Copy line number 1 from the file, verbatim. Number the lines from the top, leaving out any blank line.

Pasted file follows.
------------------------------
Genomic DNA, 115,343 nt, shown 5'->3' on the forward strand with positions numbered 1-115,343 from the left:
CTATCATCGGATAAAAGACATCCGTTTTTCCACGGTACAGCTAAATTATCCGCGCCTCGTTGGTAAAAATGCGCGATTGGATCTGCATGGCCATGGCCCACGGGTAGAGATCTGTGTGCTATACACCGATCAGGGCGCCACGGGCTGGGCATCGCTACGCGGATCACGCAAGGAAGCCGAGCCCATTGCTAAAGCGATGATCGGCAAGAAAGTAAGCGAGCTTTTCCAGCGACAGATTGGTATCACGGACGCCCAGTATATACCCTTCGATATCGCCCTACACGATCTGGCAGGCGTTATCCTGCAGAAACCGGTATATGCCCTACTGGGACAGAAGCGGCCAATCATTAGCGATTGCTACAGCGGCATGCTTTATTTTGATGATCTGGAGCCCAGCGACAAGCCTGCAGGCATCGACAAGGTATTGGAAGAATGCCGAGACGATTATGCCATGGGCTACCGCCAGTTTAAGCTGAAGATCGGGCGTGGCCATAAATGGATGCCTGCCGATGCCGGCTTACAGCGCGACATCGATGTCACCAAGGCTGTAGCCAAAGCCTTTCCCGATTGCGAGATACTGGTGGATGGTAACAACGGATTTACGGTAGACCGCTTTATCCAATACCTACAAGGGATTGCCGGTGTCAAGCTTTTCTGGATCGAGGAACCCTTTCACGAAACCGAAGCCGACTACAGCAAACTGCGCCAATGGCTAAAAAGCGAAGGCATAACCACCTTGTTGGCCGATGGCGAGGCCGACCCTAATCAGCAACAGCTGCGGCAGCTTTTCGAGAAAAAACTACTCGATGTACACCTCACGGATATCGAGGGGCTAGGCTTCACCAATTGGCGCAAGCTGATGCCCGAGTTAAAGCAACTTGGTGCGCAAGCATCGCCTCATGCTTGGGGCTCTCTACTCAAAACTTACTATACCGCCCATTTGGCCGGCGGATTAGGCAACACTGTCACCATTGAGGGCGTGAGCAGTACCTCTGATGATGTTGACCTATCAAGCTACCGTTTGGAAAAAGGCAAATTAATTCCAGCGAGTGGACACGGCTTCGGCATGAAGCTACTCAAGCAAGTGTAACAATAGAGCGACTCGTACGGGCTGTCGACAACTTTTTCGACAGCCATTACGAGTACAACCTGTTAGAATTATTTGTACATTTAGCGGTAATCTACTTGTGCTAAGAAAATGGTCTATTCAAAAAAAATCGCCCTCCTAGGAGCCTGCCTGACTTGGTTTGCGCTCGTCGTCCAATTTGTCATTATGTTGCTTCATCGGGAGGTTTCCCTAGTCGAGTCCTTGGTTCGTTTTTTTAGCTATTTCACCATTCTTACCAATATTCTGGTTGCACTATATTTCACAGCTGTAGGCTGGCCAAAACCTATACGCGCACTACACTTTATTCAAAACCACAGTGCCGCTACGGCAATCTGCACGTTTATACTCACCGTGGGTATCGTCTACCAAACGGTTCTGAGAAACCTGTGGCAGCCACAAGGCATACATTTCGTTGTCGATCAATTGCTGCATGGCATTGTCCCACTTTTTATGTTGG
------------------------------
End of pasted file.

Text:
Genomic DNA, 115,343 nt, shown 5'->3' on the forward strand with positions numbered 1-115,343 from the left: